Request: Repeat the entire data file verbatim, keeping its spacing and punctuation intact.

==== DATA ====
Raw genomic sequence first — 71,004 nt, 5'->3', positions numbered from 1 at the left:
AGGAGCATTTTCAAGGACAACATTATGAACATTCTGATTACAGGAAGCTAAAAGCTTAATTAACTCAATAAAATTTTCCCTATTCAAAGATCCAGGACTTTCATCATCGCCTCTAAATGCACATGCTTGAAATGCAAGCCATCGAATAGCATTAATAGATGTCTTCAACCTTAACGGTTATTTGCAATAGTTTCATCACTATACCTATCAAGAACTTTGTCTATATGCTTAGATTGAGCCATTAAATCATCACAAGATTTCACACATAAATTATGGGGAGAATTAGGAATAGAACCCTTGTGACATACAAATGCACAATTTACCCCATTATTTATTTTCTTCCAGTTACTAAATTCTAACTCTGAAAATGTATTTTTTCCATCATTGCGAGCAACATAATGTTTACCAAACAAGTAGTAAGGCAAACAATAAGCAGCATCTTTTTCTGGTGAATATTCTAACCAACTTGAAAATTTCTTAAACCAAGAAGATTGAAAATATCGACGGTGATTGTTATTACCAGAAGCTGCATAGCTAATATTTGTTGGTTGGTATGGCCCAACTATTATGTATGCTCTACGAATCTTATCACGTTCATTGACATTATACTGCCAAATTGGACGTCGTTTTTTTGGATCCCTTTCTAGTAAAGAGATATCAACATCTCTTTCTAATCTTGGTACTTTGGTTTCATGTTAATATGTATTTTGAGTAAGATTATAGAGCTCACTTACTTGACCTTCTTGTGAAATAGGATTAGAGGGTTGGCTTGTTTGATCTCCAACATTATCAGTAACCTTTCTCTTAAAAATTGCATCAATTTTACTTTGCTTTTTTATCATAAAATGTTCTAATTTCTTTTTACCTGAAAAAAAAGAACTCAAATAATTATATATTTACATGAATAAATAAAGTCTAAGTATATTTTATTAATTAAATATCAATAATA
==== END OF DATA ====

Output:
Raw genomic sequence first — 71,004 nt, 5'->3', positions numbered from 1 at the left:
AGGAGCATTTTCAAGGACAACATTATGAACATTCTGATTACAGGAAGCTAAAAGCTTAATTAACTCAATAAAATTTTCCCTATTCAAAGATCCAGGACTTTCATCATCGCCTCTAAATGCACATGCTTGAAATGCAAGCCATCGAATAGCATTAATAGATGTCTTCAACCTTAACGGTTATTTGCAATAGTTTCATCACTATACCTATCAAGAACTTTGTCTATATGCTTAGATTGAGCCATTAAATCATCACAAGATTTCACACATAAATTATGGGGAGAATTAGGAATAGAACCCTTGTGACATACAAATGCACAATTTACCCCATTATTTATTTTCTTCCAGTTACTAAATTCTAACTCTGAAAATGTATTTTTTCCATCATTGCGAGCAACATAATGTTTACCAAACAAGTAGTAAGGCAAACAATAAGCAGCATCTTTTTCTGGTGAATATTCTAACCAACTTGAAAATTTCTTAAACCAAGAAGATTGAAAATATCGACGGTGATTGTTATTACCAGAAGCTGCATAGCTAATATTTGTTGGTTGGTATGGCCCAACTATTATGTATGCTCTACGAATCTTATCACGTTCATTGACATTATACTGCCAAATTGGACGTCGTTTTTTTGGATCCCTTTCTAGTAAAGAGATATCAACATCTCTTTCTAATCTTGGTACTTTGGTTTCATGTTAATATGTATTTTGAGTAAGATTATAGAGCTCACTTACTTGACCTTCTTGTGAAATAGGATTAGAGGGTTGGCTTGTTTGATCTCCAACATTATCAGTAACCTTTCTCTTAAAAATTGCATCAATTTTACTTTGCTTTTTTATCATAAAATGTTCTAATTTCTTTTTACCTGAAAAAAAAGAACTCAAATAATTATATATTTACATGAATAAATAAAGTCTAAGTATATTTTATTAATTAAATATCAATAATA